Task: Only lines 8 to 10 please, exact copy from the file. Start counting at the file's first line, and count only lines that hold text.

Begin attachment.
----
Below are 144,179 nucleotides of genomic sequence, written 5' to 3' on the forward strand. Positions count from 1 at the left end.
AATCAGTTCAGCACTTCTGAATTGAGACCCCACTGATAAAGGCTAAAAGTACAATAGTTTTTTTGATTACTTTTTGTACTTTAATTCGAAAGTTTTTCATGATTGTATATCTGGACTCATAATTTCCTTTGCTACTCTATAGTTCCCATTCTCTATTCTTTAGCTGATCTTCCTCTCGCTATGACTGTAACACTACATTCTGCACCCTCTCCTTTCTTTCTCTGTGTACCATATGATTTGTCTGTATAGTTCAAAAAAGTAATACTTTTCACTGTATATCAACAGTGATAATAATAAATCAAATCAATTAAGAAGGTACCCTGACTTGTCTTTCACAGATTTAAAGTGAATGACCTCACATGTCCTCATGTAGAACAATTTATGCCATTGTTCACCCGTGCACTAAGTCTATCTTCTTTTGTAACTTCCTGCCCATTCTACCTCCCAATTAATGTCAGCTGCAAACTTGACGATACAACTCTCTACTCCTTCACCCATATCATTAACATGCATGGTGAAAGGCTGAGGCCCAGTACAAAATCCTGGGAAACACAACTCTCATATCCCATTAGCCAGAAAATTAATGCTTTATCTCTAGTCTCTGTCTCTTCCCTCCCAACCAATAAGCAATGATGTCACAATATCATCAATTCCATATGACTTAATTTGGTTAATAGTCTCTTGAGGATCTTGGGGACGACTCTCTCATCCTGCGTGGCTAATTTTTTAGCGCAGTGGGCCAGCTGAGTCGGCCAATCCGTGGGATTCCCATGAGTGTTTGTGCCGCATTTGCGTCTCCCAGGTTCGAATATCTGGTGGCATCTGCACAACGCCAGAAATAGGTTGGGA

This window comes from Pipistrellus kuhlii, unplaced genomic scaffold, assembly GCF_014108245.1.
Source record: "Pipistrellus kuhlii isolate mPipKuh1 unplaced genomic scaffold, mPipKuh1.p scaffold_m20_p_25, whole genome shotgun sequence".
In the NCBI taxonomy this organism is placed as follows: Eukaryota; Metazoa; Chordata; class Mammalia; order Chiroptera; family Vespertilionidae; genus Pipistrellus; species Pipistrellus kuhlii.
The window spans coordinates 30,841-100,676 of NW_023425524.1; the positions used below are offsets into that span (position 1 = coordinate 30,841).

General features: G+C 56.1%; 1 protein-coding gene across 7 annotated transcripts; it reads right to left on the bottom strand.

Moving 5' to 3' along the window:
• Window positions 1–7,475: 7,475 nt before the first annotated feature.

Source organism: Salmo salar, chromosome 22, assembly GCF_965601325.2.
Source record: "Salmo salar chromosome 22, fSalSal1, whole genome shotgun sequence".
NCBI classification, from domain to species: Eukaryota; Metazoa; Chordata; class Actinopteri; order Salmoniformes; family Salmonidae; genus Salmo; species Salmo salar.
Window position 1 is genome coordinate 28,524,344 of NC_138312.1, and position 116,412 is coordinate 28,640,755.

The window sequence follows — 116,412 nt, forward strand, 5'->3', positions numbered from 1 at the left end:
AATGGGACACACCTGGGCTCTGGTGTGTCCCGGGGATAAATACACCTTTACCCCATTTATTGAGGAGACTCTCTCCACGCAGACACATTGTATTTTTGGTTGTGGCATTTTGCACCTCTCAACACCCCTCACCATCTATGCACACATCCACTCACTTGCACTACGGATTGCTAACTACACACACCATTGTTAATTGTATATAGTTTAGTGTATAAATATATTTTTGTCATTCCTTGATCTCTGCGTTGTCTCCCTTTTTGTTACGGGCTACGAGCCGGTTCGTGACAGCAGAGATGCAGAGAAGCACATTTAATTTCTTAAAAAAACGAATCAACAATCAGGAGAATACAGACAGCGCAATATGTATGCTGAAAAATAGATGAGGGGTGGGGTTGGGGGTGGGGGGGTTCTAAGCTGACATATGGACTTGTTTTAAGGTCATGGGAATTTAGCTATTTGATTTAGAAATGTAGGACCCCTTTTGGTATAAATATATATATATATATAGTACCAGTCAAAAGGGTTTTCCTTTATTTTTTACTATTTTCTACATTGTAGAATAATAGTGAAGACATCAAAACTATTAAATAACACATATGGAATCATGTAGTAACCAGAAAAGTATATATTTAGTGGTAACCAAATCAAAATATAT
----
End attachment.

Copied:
Moving 5' to 3' along the window:
• Window positions 1–7,475: 7,475 nt before the first annotated feature.

Source organism: Salmo salar, chromosome 22, assembly GCF_965601325.2.